I'm admittedly somewhat puzzled by Michael Crowley's TNR piece on Flynt and Hillary Mann Leverett. It's not so much that I disagree with all of his points, just that I wonder about the article's purpose and eventual conclusions.
I've never met the Leveretts, nor have I ever spoken with them about Iran. I have at times found their analysis on the post-June 12 upheaval a bit exaggerated, biased and even downright peculiar. That said, I think Crowley undermines his own article with this acknowledgment of their work:
Itâ??s not obvious that this analysis is wrong--especially in the wake of disappointing Green turnout last week on the anniversary of the 1979 Iranian revolution--although, in a state willing to beat, arrest, and even kill protesters, gauging the popular mood is never simple.
OK, fair enough. But flip this around on those who have been cheer leading for the so-called Green Movement, and the same criticism applies. Analysts and experts - clearly wearing their green hearts on their sleeves - have been repeatedly proven wrong about the size and capabilities of the Green Movement, yet no one suspects these well-intentioned partisans of nefarious, or even treasonous ties to agents or officials inside Iran (and if you think the Green Movement is somehow operating outside of Iran's inner-circle you simply haven't been paying attention). While I reserve my own criticisms of the Leveretts, I find the very personal and often malicious attacks on them to be really uncalled for, not to mention a distraction from the debate at hand. (incidentally, the Leveretts have written a brief and fair response to some of the nastier charges levied against them.)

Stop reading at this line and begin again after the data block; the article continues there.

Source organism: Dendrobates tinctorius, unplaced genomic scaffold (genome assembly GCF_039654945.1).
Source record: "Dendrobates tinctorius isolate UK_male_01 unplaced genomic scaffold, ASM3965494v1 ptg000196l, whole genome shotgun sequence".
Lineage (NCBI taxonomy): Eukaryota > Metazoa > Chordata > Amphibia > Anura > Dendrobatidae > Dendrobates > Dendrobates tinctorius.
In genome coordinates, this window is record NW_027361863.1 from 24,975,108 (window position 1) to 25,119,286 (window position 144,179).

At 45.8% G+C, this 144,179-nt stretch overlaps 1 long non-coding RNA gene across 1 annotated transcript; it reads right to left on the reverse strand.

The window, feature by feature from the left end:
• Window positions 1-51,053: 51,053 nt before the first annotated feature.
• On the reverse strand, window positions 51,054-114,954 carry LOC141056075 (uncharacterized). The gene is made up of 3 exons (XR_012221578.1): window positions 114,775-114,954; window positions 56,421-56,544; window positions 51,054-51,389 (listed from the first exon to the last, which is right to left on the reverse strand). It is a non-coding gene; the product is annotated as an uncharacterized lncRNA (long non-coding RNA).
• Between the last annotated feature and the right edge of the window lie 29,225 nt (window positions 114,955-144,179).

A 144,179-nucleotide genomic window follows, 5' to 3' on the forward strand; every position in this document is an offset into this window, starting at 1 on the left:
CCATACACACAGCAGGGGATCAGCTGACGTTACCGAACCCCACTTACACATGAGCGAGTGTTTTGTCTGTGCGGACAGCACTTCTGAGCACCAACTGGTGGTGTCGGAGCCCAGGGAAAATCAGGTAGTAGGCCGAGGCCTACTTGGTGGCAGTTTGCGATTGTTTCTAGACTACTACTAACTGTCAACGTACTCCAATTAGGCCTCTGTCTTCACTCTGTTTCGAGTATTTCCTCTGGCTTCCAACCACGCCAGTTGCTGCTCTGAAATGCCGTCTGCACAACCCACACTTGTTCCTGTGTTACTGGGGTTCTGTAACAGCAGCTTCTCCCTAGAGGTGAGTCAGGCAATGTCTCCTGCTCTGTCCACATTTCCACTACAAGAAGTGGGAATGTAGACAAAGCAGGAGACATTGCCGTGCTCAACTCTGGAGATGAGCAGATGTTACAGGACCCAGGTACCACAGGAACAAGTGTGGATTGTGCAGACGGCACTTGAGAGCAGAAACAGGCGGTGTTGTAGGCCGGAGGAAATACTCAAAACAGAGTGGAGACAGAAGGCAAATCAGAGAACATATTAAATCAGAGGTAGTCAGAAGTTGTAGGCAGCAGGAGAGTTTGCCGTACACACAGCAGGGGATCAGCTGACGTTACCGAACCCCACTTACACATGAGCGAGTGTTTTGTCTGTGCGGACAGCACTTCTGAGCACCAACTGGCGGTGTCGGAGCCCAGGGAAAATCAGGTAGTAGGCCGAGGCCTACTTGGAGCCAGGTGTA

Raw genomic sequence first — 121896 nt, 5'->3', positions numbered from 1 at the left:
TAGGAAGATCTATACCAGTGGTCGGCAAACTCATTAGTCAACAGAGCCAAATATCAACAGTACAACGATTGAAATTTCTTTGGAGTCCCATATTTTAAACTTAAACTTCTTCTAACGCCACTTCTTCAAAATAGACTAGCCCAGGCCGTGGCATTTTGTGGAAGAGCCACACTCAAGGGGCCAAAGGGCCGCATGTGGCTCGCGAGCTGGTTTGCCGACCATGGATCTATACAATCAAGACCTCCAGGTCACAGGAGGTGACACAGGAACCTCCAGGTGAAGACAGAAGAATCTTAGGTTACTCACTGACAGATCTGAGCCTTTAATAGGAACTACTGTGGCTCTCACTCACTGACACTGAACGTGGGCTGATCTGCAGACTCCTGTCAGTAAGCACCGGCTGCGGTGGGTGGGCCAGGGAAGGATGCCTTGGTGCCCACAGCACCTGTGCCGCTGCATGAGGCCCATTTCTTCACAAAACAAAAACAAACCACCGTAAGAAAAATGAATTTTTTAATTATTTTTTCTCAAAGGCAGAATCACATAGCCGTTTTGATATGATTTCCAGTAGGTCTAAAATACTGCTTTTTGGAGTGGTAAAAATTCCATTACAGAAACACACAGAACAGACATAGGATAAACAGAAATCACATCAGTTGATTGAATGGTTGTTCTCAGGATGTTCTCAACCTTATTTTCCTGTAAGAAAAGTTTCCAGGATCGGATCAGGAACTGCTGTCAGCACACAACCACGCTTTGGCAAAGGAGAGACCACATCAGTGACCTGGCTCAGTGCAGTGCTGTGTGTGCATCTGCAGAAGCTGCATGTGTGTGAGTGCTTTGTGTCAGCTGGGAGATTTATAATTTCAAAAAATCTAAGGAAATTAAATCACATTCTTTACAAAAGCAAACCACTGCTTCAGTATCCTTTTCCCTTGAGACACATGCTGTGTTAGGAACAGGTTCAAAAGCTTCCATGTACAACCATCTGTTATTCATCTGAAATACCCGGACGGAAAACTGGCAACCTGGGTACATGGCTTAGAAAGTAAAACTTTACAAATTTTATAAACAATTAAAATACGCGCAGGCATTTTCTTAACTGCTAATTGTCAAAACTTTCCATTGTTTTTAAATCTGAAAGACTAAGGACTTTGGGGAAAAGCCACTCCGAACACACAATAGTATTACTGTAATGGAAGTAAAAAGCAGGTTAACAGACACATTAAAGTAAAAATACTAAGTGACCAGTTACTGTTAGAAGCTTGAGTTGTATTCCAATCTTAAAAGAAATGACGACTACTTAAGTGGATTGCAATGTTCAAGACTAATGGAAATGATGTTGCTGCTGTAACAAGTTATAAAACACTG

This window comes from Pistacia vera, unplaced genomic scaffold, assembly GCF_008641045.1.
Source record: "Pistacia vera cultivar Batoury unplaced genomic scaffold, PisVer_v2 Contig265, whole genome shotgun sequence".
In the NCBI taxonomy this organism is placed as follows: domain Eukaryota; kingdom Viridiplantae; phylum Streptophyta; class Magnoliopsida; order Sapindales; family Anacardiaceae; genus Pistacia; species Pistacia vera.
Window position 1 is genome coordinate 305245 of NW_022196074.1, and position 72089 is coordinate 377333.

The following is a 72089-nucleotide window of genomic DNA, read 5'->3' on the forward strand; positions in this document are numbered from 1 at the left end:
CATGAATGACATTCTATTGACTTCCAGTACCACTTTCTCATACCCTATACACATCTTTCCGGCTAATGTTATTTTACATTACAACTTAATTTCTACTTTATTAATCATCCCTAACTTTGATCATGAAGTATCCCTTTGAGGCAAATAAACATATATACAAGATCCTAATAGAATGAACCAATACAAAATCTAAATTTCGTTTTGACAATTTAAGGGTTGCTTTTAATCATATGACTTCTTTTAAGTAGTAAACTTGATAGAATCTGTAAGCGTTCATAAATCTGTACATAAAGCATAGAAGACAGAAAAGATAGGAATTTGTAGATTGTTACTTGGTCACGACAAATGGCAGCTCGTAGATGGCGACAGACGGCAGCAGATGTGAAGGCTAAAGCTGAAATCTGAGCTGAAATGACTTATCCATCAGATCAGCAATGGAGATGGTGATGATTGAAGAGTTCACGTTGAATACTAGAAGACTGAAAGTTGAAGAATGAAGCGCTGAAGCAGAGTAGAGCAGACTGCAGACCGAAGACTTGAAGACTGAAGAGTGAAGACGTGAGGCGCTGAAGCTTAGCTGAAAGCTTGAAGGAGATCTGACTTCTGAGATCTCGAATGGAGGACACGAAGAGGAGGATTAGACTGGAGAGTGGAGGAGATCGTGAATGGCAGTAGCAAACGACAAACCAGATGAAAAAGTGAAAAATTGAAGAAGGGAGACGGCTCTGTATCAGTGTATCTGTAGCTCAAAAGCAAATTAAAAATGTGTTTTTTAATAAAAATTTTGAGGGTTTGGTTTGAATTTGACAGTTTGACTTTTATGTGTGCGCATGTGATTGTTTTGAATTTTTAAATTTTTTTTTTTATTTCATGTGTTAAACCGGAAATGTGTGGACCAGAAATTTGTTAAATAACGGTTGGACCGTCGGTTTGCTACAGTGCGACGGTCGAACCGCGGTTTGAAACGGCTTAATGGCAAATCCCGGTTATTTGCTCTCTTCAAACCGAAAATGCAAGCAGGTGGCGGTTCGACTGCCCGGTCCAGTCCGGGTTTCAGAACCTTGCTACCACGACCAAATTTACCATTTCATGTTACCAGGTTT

I believe Tim Fernholz basically gets it right:
To me, it seems the reason that the Leveretts are so keen to engage the Ahmadinejad regime is that they are realists. They have made the calculation that the Green movement is not likely to overthrow the government soon and that America's near-term interests are more important than supporting human rights abroad. That's not a liberal foreign policy, but it also doesn't require some malign affection for a dangerous theocrat.
Indeed, but I'd take it a step further: understanding the nature of Ahmadinejad's very real base of support doesn't make one a traitorous Ahmadinejad supporter, it makes them balanced. Other Iran analysts, such as Hooman Majd, have made essentially the same argument.
For my money, if you can't properly answer the three very reasonable questions posed by the Leveretts last month - yet still you resort to repeated character assassination - then you do so from a position of intellectual weakness, and I have to question your own motives and intentions regarding Iran.
UPDATE: Just to be clear, I am not accusing Crowley of unfair character assassination here, but I suspect those I am alluding to will take his piece and run with it.
UPDATE II: Case in point.